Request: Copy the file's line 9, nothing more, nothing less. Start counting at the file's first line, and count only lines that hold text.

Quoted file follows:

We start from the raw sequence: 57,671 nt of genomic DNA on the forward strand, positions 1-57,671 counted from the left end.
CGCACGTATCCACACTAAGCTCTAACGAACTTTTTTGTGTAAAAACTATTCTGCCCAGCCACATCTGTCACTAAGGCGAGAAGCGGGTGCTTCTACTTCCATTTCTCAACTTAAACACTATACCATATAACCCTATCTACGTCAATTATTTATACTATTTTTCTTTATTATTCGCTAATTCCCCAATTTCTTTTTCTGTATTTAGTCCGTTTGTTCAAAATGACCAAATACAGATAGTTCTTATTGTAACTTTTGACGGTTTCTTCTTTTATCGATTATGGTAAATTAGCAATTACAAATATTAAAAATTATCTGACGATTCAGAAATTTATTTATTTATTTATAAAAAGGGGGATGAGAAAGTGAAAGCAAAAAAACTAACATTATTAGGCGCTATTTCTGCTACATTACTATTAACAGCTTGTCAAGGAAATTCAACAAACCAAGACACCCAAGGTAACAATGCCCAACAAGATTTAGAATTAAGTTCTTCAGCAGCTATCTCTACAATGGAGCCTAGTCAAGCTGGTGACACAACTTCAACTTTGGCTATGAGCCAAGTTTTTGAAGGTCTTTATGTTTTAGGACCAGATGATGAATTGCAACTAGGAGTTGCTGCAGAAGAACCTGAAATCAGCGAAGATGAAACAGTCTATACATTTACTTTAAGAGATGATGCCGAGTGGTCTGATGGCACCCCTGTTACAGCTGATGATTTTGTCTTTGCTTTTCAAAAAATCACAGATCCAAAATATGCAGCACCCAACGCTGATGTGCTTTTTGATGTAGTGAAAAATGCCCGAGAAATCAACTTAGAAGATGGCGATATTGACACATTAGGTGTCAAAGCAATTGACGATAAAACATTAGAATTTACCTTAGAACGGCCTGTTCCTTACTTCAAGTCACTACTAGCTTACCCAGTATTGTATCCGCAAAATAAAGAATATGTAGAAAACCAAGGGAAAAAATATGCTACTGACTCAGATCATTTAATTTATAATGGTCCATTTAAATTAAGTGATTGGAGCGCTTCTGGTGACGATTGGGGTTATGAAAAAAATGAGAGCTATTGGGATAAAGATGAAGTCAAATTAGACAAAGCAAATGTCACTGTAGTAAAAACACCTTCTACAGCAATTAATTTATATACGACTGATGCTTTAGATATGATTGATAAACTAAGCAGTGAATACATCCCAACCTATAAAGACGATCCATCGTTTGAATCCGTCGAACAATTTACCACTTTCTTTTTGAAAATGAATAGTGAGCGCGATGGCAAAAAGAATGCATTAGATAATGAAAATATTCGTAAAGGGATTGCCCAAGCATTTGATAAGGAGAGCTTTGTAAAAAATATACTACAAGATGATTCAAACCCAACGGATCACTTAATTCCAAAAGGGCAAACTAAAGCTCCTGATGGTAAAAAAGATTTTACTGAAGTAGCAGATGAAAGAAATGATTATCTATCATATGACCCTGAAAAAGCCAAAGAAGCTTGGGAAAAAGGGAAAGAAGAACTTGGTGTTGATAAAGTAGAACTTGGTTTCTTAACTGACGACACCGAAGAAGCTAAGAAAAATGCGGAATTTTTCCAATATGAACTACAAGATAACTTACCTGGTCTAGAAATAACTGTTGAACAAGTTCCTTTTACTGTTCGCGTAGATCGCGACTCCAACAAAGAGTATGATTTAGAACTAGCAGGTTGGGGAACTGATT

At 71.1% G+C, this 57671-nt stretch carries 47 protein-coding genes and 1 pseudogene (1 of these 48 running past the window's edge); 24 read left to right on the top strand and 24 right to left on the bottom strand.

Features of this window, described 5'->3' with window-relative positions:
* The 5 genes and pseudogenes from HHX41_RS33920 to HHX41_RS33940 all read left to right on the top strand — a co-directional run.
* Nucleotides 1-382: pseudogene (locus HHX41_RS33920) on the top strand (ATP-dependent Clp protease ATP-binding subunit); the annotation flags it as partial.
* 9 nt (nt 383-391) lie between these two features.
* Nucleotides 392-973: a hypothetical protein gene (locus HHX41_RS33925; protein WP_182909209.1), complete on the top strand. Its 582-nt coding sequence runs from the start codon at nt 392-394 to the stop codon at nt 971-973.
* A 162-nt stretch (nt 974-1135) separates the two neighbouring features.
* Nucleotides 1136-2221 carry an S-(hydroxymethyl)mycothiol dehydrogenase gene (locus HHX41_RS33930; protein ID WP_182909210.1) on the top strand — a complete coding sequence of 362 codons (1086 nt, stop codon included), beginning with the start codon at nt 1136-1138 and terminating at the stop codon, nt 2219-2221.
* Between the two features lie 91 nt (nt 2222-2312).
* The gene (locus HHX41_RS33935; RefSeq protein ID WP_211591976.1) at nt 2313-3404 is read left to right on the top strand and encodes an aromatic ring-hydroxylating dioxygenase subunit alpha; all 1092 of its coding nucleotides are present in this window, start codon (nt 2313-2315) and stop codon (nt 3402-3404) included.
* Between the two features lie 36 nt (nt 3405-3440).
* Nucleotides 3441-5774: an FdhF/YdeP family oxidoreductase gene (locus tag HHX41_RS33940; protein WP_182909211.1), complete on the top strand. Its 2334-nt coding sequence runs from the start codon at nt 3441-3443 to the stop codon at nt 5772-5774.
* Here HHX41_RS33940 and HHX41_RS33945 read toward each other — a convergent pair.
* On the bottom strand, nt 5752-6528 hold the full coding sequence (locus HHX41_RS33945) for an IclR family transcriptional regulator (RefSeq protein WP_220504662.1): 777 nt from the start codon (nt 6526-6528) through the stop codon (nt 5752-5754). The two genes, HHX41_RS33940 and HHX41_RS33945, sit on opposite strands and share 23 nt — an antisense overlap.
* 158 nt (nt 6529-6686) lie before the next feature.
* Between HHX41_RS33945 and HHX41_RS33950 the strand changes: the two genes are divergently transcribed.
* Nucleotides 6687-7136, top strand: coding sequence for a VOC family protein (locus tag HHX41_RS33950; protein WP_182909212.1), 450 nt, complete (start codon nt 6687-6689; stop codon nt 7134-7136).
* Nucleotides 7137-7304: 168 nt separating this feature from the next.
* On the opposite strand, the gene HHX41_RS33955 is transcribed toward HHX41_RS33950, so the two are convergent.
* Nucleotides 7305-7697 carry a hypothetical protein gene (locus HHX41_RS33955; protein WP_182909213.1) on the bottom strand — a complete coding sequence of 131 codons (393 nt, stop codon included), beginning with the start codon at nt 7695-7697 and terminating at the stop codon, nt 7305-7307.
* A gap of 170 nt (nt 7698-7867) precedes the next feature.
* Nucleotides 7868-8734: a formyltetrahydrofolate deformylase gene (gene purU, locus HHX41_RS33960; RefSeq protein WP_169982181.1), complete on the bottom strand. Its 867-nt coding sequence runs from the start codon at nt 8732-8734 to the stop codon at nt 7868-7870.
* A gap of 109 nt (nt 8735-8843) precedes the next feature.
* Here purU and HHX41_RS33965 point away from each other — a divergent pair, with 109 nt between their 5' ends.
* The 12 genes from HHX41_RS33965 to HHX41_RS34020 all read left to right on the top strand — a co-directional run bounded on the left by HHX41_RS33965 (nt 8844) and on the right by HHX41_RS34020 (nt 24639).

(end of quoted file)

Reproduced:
* A 162-nt stretch (nt 974-1135) separates the two neighbouring features.